Hope in a Vice: Carole Pateman, Judith Butler, and Suspicious Hope

Hypatia 30 (3):597-612 (2015)
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Eve Sedgwick critiques paranoid methodologies for denying a plurality of affective approaches. Instead, she emphasizes affects such as hope, but her description of hope's openness does not address how hope can avoid discourses that appear to offer amelioration while deceptively masking subjugation. In this context, I will argue that suspicion in feminist political philosophy, as shown in the earlier work of Carole Pateman and Judith Butler, provides a cautious approach toward hope's openness without precluding hope altogether. This analysis will reconsider the domination and empowerment debates in relation to affect, pointing toward compatibilities between the two perspectives. First, I will expand Sedgwick's analysis of hope to explain its potential as a feminist political affect. Second, I will examine the techniques of suspicion employed by Pateman and Butler and how they risk denying possibilities for hope. This will lead to a discussion of how Amy Allen's theory of power indicates that suspicion is compatible with hope. Finally, I will explain how the suspicious approaches of Pateman and Butler illuminate hope as an inherently risky, fragile project. This will show that suspicion does not necessarily take up the totalizing position of paranoia, but rather can productively ensure that hope is not led astray.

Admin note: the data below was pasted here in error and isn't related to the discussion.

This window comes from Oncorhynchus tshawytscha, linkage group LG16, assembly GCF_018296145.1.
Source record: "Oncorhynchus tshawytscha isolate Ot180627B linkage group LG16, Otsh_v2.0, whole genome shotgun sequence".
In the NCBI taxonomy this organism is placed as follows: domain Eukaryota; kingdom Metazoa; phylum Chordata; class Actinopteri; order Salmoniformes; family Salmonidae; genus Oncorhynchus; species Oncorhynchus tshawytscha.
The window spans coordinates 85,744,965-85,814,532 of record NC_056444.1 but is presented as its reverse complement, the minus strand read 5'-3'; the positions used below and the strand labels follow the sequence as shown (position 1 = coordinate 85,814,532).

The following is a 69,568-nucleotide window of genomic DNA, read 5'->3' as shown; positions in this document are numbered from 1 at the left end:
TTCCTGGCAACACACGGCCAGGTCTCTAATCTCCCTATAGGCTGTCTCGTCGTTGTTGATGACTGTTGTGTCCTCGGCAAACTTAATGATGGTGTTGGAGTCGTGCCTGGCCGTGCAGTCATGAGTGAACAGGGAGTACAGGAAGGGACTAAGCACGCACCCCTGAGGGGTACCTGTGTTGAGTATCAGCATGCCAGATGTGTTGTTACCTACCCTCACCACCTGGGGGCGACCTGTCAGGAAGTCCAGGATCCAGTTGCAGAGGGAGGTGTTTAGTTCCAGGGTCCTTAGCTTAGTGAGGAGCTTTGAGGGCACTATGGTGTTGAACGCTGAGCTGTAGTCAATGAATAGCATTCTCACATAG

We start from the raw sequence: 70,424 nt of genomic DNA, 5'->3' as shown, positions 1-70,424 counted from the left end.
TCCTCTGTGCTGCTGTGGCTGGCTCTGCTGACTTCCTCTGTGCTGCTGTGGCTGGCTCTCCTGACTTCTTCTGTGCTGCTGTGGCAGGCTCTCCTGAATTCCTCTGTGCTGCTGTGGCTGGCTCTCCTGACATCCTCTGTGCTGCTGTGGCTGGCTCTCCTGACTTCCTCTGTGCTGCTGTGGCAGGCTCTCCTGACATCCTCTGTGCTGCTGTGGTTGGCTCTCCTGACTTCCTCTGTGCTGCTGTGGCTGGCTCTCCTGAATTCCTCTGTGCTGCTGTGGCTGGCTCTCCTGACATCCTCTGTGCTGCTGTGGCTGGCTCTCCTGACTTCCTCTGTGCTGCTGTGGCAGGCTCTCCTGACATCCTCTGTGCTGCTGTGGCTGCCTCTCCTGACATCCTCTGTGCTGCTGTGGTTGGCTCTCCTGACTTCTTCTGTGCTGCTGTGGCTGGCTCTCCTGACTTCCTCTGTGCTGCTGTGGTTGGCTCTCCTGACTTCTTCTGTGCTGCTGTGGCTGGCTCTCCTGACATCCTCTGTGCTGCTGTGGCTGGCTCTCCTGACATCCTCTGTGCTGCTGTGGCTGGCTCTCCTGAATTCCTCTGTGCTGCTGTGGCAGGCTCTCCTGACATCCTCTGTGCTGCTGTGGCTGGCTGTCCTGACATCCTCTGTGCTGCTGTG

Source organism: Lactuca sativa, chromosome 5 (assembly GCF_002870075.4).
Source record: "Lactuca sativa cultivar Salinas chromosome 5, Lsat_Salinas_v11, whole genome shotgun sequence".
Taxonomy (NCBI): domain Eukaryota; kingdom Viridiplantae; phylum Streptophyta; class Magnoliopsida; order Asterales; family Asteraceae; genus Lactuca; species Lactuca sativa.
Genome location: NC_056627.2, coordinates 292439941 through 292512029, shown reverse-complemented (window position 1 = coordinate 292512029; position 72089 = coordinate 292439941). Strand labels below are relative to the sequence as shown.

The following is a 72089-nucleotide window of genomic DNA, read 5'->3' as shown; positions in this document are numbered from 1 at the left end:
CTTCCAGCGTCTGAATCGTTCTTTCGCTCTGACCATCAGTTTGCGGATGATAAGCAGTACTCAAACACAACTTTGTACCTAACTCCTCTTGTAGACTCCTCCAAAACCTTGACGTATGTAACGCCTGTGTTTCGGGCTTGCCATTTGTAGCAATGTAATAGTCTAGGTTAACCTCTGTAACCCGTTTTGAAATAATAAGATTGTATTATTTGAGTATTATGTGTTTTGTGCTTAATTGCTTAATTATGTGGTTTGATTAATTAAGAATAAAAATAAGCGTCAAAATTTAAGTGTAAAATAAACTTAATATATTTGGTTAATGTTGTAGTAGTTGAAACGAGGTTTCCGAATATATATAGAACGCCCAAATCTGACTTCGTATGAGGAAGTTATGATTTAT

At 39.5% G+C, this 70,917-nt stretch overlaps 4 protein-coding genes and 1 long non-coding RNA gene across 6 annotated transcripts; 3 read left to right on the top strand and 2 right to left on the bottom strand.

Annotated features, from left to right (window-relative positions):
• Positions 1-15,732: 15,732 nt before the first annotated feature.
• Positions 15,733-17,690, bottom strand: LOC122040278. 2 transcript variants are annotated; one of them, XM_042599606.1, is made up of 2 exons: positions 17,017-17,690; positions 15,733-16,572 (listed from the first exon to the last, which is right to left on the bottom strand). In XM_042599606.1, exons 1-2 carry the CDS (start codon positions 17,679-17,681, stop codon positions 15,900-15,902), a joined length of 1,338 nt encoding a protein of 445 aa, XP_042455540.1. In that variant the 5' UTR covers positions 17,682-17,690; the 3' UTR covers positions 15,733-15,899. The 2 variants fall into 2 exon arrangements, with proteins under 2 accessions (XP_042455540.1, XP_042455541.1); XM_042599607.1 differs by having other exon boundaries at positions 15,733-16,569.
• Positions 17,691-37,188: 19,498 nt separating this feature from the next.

Author's Profile

Amy Marvin
Lafayette College


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